An Internet in the Crowd, Not the Cloud
An experimental new Web browser makes it possible for sites to be hosted not on a company’s servers but, instead, by a shifting crowd of individuals on their personal computers. That turns the usual approach to serving up websites on its head and could provide a more effective and reliable way to disseminate bulky media files or distribute vital information in the event of natural disaster.
The new approach is being tested by BitTorrent, the company behind the file-sharing protocol of the same name. It has developed a modified version of Chromium, the open-source version of Google’s Chrome browser. The effort is known as Project Maelstrom.
The Maelstrom browser can access conventional websites. But it can also be used to publish and browse websites that don’t reside on any particular server, known as torrent Web pages. To access a site published in that way, the browser grabs the data from the browsers of people who are already viewing it or have visited the site recently.
This peer-to-peer method makes it possible to deal very efficiently with large crowds and provides resistance against denial-of-service attacks that shut down sites by bombarding them with traffic, says Rob Velasquez, a product manager at BitTorrent. After a new torrent site is published, the browser of the first person to visit must retrieve it from the computer of the person who created it. But the third person has two sources to draw the data from, and as more and more people visit the site, the number of sources grows accordingly.
“When a website is not prepared for a massive load of users, its server just goes down,” Velasquez says. “That doesn’t happen with BitTorrent—the more visitors viewing a page, the more users a person has to download that file from.”
A couple of thousand Web developers are already testing out the Maelstrom browser, says Velasquez. One of them has developed a plug-in for the WordPress blogging software that powers more than a fifth of the Web, making it easy to publish a post as a torrent Web page. For now, pages published that way have to be relatively simple, but they can contain media such as video or podcast files.
A publicly available version should come later this year, Velasquez says.
BitTorrent believes the Maelstrom technology could appeal to entertainment artists and publishers as a way to efficiently distribute their content. Getting fans to do the work of distributing bulky data such as music or video files would keep them from having to spend on conventional centralized servers and other infrastructure needed to create a reliable media service, says Velazquez.
Video sites like Netflix—which alone accounts for more than a third of U.S. downloads at peak hours—could also benefit from the technology, he says. For example, a video site might detect whether a person was using a Maelstrom-capable browser and use that approach opportunistically to reduce costs.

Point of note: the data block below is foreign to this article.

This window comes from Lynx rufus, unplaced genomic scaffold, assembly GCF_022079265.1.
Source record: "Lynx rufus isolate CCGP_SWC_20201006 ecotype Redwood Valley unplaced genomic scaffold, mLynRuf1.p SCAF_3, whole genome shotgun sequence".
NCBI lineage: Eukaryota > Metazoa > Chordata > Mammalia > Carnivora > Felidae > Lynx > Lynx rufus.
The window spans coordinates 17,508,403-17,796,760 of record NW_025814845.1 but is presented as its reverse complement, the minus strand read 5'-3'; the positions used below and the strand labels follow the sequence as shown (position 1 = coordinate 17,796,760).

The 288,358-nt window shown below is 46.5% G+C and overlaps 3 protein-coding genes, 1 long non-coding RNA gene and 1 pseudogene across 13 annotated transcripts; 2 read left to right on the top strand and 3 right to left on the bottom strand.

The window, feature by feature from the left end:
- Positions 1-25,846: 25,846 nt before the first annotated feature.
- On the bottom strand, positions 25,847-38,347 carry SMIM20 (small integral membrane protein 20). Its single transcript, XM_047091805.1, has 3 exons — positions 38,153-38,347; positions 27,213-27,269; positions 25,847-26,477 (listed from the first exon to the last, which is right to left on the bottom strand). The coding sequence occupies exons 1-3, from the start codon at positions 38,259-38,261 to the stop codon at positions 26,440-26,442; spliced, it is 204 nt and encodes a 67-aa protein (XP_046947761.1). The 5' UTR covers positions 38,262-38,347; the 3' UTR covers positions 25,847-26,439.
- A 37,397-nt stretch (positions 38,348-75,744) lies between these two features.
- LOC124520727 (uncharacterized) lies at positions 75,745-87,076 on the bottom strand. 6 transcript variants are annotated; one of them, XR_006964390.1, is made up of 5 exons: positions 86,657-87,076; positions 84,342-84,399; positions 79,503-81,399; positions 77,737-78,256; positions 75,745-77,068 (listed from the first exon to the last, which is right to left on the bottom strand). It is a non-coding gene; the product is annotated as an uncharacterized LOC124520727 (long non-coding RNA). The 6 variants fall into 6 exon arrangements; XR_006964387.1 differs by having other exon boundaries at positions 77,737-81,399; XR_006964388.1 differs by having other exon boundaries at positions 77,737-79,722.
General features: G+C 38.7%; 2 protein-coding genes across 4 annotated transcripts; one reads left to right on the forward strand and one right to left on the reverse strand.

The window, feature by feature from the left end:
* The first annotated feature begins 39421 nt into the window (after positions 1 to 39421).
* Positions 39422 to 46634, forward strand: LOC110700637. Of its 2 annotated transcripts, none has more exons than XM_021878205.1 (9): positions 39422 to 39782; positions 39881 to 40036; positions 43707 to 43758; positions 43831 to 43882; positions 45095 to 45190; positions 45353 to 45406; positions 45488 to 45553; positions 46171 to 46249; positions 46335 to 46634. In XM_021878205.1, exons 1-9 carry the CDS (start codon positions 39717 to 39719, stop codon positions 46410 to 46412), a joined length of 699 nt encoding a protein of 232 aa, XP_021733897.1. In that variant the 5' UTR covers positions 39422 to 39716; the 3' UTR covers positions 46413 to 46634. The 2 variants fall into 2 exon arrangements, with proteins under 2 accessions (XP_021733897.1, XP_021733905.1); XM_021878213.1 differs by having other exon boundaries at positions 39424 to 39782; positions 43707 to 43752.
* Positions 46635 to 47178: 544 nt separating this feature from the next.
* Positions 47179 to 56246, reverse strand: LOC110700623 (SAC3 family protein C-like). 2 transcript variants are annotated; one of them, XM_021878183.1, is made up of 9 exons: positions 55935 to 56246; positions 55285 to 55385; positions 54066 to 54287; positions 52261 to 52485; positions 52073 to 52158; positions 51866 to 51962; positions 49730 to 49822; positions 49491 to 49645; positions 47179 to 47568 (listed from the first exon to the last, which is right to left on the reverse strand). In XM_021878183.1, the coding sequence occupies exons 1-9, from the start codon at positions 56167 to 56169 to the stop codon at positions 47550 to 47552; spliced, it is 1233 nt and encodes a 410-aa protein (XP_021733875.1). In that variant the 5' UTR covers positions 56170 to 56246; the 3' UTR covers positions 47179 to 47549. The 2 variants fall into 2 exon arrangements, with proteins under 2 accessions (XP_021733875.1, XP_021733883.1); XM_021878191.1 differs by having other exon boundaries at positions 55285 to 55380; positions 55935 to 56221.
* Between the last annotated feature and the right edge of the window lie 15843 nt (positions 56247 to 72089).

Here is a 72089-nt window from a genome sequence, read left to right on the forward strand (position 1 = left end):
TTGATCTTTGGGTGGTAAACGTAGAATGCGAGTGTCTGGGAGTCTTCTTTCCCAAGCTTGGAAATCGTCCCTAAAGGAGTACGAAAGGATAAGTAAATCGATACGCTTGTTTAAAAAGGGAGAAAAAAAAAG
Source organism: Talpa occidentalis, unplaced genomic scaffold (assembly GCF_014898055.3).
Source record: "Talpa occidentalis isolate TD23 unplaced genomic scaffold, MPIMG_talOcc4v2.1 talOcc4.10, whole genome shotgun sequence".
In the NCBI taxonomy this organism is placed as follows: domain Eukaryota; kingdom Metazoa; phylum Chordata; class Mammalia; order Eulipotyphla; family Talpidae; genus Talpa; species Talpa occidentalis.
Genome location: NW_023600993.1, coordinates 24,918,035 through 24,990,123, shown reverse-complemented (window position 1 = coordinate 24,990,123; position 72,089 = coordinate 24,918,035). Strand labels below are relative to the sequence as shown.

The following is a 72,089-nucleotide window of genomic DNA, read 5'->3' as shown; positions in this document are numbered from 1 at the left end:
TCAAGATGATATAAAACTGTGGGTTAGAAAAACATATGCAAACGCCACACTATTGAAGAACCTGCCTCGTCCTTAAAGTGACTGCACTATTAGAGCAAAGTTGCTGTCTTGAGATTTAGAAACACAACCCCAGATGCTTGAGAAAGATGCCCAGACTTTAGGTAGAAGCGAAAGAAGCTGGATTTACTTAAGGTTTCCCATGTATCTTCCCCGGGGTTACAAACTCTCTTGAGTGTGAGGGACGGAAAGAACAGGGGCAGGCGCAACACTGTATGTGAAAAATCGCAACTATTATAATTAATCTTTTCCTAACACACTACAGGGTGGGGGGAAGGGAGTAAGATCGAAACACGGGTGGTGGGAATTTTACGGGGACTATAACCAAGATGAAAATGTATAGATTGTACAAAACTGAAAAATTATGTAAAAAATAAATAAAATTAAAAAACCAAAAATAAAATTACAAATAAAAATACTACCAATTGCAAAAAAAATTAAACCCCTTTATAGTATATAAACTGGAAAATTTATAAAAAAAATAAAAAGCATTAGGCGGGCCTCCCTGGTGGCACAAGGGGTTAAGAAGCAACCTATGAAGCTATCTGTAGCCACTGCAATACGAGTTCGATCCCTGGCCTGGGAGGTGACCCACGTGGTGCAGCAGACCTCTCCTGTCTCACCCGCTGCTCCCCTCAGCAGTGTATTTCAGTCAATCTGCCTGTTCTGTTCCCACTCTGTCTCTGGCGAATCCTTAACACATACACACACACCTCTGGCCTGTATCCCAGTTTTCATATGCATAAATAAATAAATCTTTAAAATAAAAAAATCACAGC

It might be difficult to persuade many people to download a new browser or other software just to gain access to Maelstrom technology, or existing browser makers to adopt it themselves. But although its technology is associated with unauthorized file sharing, BitTorrent has already attracted big publishers to an earlier experiment in rethinking how online content is distributed: a format called “BitTorrent bundles.” Thom Yorke, Madonna, and other artists now use it to distribute music and video directly to fans, bypassing iTunes and other stores (see “Pirate Favorite BitTorrent Offers a New Way to Pay for Music”).
Sharad Mehrotra, a computer science professor at the University of California, Irvine, agrees that Maelstrom could be a more efficient way to move video around. There is a mature market in services called content delivery networks, or CDNs, which distribute content in many different places so everyone gets relatively fast access, he says, but they don’t come free.
The Maelstrom browser might also provide a way to keep vital online information flowing in an emergency, says Mehrotra. Several years ago, he was part of a team at UC Irvine that developed experimental peer-to-peer software called Flashback, which functioned much like Maelstrom. The city of Los Angeles funded the work under a grant exploring ways to keep citizens informed after earthquakes and other disasters.
In a situation like that, government websites budgeted to serve only a few visitors would suddenly need to handle large crowds. “With this peer-to-peer approach,” Mehrotra says, “you get scalability from your growing traffic.”
Tom Simonite: I’m MIT Technology Review’s San Francisco bureau chief and enjoy a diverse diet of algorithms, Internet, and human-computer interaction with chips on the side. I lead our coverage of new ideas from Silicon Valley, whether they spring from tech giants, new startups, or academic labs.
My journey to the West Coast started in a small English market town and took in the University of Cambridge, Imperial College London, and five years writing and editing technology news coverage at New Scientist magazine.